Gold Finally Bombed Out
Gold dropped sharply a couple of weeks ago. Many experts can't explain why, but there are several reasons that make sense...
First, gold entered a seasonally slow period. This could last for another month or so but seasonality alone doesn't explain why the decline was so steep and sudden.
More impressive, gold's safe haven appeal has diminished somewhat. Following the Ukraine elections, for instance, concerns eased. But with Iraq now heating up, gold could continue its current rebound rise.
The Technical Picture
Meanwhile, gold had strong support at $1280. This level had been tested several times but it clearly broke.
This means gold will probably continue to hold above the $1200 area. It also suggests gold could continue forming a head and shoulders bottom (see LS, H, RS on Chart 1).
Plus, there are growing signs indicating this could end up being the bottom for this decline, which has been in force since 2011- 12.
Looking at gold's big picture since 1968, you'll see what we mean.
Chart 2A shows that gold's decline of the last few years looks small in the big picture, within the mega uptrending channel since 1968.
Note that gold has had two major bull markets, in the 1970s and in the 2000s.
The major rise in the 70s didn't break its bull market red uptrend until 1984, several years after the peak in 1980.
The bull market red uptrend since 2001, however, is still intact. On a big picture basis, it'll be important to see if this trend holds. That is, as long as gold stays above the lows of last year, at $1210, this trend will stay solid.
And according to gold's leading long term indicator (B), it's saying that gold remains at an extreme low area... In fact, this is the lowest it's been since the 1980s.
Since these low areas tend to coincide with bottoms in the gold price, this tells us that gold is totally bombed out and the lows of last year are unlikely to be broken.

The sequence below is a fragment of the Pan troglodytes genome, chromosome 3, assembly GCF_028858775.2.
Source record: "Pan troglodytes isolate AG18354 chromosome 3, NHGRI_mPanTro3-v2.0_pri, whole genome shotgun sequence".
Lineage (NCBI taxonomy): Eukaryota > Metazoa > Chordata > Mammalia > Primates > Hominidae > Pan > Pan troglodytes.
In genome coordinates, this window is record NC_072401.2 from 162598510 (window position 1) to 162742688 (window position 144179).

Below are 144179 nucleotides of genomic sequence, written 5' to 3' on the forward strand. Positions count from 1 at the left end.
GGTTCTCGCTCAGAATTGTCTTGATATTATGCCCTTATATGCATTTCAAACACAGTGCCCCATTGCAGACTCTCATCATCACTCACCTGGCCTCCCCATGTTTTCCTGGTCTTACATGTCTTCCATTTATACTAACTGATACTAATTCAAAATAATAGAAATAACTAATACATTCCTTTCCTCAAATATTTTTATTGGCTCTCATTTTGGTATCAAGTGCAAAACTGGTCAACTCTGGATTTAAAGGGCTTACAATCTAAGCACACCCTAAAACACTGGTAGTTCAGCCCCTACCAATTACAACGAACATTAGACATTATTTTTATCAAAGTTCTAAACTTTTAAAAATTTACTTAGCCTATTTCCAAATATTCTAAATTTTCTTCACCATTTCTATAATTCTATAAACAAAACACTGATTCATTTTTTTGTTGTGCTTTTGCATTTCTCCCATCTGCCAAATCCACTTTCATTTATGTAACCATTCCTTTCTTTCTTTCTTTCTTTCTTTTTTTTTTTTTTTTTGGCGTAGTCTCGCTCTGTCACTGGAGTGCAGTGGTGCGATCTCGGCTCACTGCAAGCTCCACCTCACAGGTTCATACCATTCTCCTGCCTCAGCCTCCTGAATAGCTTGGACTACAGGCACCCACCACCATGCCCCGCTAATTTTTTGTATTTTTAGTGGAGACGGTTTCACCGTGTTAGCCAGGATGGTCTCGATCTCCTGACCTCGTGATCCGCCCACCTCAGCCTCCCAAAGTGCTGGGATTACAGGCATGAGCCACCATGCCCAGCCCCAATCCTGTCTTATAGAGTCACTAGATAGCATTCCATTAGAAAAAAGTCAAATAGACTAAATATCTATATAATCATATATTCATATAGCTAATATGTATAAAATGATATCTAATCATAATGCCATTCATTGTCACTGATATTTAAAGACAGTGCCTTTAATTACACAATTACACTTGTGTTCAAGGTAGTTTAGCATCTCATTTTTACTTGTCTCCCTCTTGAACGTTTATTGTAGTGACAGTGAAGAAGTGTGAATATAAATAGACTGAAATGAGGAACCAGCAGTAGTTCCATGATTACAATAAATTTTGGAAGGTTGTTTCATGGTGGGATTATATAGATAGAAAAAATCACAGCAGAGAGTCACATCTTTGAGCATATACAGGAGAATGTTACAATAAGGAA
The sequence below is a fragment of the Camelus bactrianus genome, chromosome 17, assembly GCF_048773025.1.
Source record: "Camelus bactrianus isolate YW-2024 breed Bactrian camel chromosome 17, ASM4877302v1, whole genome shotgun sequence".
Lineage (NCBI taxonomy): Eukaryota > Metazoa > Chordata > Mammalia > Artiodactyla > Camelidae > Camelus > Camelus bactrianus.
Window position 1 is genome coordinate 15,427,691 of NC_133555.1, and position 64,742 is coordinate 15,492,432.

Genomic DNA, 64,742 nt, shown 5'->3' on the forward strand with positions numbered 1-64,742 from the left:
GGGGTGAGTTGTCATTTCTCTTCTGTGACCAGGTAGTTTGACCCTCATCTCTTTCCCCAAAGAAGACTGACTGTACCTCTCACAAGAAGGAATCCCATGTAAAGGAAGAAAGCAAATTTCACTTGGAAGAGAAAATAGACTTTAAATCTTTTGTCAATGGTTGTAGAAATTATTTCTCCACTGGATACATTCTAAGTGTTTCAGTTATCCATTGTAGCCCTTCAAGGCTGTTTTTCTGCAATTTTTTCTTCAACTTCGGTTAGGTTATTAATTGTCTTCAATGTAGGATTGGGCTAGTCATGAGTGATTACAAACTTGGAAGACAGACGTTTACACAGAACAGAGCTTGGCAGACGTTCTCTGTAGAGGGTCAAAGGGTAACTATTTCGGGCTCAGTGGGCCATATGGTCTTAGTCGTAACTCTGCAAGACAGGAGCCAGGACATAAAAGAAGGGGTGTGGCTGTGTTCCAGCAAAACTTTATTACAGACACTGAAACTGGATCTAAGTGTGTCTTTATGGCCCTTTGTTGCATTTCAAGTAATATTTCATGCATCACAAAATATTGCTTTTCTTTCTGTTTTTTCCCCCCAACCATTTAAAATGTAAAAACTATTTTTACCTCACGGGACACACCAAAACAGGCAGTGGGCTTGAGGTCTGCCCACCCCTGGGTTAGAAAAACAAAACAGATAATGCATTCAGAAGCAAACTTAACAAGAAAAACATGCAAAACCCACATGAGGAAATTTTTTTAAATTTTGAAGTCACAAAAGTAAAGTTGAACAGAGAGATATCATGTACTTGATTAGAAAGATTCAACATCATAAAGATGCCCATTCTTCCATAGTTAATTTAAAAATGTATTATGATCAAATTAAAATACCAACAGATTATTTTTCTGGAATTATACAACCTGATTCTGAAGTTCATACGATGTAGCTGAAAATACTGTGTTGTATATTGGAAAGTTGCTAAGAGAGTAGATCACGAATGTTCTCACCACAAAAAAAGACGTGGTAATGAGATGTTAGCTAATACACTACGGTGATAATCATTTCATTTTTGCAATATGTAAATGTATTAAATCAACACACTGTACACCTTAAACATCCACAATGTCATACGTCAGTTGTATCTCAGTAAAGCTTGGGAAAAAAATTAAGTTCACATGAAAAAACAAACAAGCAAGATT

This doesn't mean gold will soar from here. Eventually yes, but for now we could see more backing and filling.
All things considered, it looks more like 2015 could be the year of a strong change to the upside.
Deflation Gaining Momentum
One important reason why is because deflationary pressures have been intensifying.
Although there has been some improvement, global economies remain sluggish, despite massive stimulus efforts from the biggest central banks in the world.
This suggests that stimulus measures will likely continue in order to boost the global economies. And even though these measures may eventually cause inflation, the current economic sluggishness is stubborn and it's feeding deflation.
Our inflation-deflation barometer is an indicator that measures rising inflation against falling deflation by using a ratio between gold and bonds.
Historically, gold has been used to measure inflation and bonds have measured deflation.
Chart 3 shows the ratio of the two since 2003. Notice the steady rise in gold (inflation) against bonds (deflation) through 2011. Moreover, after the 2011 peak in gold, bonds began to strengthen against gold and they've continued to be stronger since then.
In other words, we could still see bonds strengthen even more against gold in the months ahead. This would coincide with a sluggish economic outlook. But again, that may not be the case for long.
Silver is Cheap
At the same time, silver is super cheap. It's also cheap compared to most of the other markets.
Demand for silver is also very good. A recent report said that physical demand rose to a record last year.
This growing demand ties in well with the technical situation in silver. It too is bombed out and, like gold, it'll likely head higher in the upcoming months.